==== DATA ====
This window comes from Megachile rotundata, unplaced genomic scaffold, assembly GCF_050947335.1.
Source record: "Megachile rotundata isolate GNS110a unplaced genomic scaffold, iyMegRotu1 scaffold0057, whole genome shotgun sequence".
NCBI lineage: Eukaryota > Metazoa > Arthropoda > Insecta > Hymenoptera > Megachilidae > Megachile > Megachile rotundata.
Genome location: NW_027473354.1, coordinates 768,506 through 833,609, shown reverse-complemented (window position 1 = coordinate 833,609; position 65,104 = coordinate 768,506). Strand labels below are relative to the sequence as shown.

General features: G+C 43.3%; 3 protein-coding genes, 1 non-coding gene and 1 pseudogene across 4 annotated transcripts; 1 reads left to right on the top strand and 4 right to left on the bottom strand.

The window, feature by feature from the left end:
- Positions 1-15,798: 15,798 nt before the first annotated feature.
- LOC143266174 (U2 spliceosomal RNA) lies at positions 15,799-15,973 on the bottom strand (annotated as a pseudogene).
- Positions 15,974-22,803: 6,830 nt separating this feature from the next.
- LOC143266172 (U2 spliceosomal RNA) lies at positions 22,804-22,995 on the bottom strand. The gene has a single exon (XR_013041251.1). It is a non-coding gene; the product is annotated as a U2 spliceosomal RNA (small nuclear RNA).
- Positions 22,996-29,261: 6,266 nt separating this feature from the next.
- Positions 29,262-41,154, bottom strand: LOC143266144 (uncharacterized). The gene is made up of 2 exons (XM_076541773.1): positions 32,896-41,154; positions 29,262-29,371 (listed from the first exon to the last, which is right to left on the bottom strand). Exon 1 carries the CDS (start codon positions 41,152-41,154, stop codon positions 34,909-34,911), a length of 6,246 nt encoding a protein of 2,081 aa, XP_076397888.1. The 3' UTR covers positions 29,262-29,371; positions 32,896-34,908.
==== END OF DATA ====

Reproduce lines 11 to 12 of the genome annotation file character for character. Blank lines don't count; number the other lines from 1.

- Positions 22,996-29,261: 6,266 nt separating this feature from the next.
- Positions 29,262-41,154, bottom strand: LOC143266144 (uncharacterized). The gene is made up of 2 exons (XM_076541773.1): positions 32,896-41,154; positions 29,262-29,371 (listed from the first exon to the last, which is right to left on the bottom strand). Exon 1 carries the CDS (start codon positions 41,152-41,154, stop codon positions 34,909-34,911), a length of 6,246 nt encoding a protein of 2,081 aa, XP_076397888.1. The 3' UTR covers positions 29,262-29,371; positions 32,896-34,908.